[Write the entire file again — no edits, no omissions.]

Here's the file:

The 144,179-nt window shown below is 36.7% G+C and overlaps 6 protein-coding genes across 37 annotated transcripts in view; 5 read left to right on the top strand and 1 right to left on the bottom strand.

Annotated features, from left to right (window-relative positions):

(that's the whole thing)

The 144,179-nt window shown below is 36.7% G+C and overlaps 6 protein-coding genes across 37 annotated transcripts in view; 5 read left to right on the top strand and 1 right to left on the bottom strand.

Annotated features, from left to right (window-relative positions):